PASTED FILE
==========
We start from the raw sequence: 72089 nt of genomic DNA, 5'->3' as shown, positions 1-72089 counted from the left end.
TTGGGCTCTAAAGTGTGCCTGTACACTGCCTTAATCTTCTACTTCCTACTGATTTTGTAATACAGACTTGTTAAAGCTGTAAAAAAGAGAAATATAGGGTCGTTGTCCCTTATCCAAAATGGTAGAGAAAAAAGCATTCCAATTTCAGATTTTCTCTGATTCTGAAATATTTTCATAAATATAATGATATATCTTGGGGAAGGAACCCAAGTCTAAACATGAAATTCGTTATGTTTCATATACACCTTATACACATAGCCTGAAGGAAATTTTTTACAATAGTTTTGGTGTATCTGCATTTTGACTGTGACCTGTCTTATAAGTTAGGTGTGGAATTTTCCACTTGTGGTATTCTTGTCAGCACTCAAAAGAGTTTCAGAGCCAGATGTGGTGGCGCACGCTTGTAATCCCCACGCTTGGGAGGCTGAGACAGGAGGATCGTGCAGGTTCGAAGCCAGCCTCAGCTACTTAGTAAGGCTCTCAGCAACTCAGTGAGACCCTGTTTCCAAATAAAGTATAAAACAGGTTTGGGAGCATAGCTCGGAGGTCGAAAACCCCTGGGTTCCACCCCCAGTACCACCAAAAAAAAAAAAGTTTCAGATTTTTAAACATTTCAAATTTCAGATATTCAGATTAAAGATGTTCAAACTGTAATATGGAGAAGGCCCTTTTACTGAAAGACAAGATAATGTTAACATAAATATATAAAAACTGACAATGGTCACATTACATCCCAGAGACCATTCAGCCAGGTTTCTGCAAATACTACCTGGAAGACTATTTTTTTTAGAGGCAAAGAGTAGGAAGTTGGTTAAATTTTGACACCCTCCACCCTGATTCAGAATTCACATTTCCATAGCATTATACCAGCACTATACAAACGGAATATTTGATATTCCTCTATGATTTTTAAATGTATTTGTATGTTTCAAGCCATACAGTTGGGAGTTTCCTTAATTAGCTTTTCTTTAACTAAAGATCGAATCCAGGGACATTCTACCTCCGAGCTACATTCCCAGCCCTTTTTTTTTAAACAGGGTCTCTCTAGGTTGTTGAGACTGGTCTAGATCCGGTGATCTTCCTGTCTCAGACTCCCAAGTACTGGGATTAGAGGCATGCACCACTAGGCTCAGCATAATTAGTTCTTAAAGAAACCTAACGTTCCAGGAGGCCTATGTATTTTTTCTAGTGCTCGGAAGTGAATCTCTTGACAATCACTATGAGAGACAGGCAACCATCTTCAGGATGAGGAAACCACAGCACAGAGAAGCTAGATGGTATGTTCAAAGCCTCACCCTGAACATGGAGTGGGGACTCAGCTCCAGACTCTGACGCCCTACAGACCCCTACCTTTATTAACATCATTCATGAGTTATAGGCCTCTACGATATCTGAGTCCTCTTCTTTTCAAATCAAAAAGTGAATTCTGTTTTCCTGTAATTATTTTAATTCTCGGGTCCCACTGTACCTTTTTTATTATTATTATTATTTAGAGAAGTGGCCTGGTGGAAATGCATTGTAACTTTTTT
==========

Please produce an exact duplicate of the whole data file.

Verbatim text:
We start from the raw sequence: 72089 nt of genomic DNA, 5'->3' as shown, positions 1-72089 counted from the left end.
TTGGGCTCTAAAGTGTGCCTGTACACTGCCTTAATCTTCTACTTCCTACTGATTTTGTAATACAGACTTGTTAAAGCTGTAAAAAAGAGAAATATAGGGTCGTTGTCCCTTATCCAAAATGGTAGAGAAAAAAGCATTCCAATTTCAGATTTTCTCTGATTCTGAAATATTTTCATAAATATAATGATATATCTTGGGGAAGGAACCCAAGTCTAAACATGAAATTCGTTATGTTTCATATACACCTTATACACATAGCCTGAAGGAAATTTTTTACAATAGTTTTGGTGTATCTGCATTTTGACTGTGACCTGTCTTATAAGTTAGGTGTGGAATTTTCCACTTGTGGTATTCTTGTCAGCACTCAAAAGAGTTTCAGAGCCAGATGTGGTGGCGCACGCTTGTAATCCCCACGCTTGGGAGGCTGAGACAGGAGGATCGTGCAGGTTCGAAGCCAGCCTCAGCTACTTAGTAAGGCTCTCAGCAACTCAGTGAGACCCTGTTTCCAAATAAAGTATAAAACAGGTTTGGGAGCATAGCTCGGAGGTCGAAAACCCCTGGGTTCCACCCCCAGTACCACCAAAAAAAAAAAAGTTTCAGATTTTTAAACATTTCAAATTTCAGATATTCAGATTAAAGATGTTCAAACTGTAATATGGAGAAGGCCCTTTTACTGAAAGACAAGATAATGTTAACATAAATATATAAAAACTGACAATGGTCACATTACATCCCAGAGACCATTCAGCCAGGTTTCTGCAAATACTACCTGGAAGACTATTTTTTTTAGAGGCAAAGAGTAGGAAGTTGGTTAAATTTTGACACCCTCCACCCTGATTCAGAATTCACATTTCCATAGCATTATACCAGCACTATACAAACGGAATATTTGATATTCCTCTATGATTTTTAAATGTATTTGTATGTTTCAAGCCATACAGTTGGGAGTTTCCTTAATTAGCTTTTCTTTAACTAAAGATCGAATCCAGGGACATTCTACCTCCGAGCTACATTCCCAGCCCTTTTTTTTTAAACAGGGTCTCTCTAGGTTGTTGAGACTGGTCTAGATCCGGTGATCTTCCTGTCTCAGACTCCCAAGTACTGGGATTAGAGGCATGCACCACTAGGCTCAGCATAATTAGTTCTTAAAGAAACCTAACGTTCCAGGAGGCCTATGTATTTTTTCTAGTGCTCGGAAGTGAATCTCTTGACAATCACTATGAGAGACAGGCAACCATCTTCAGGATGAGGAAACCACAGCACAGAGAAGCTAGATGGTATGTTCAAAGCCTCACCCTGAACATGGAGTGGGGACTCAGCTCCAGACTCTGACGCCCTACAGACCCCTACCTTTATTAACATCATTCATGAGTTATAGGCCTCTACGATATCTGAGTCCTCTTCTTTTCAAATCAAAAAGTGAATTCTGTTTTCCTGTAATTATTTTAATTCTCGGGTCCCACTGTACCTTTTTTATTATTATTATTATTTAGAGAAGTGGCCTGGTGGAAATGCATTGTAACTTTTTT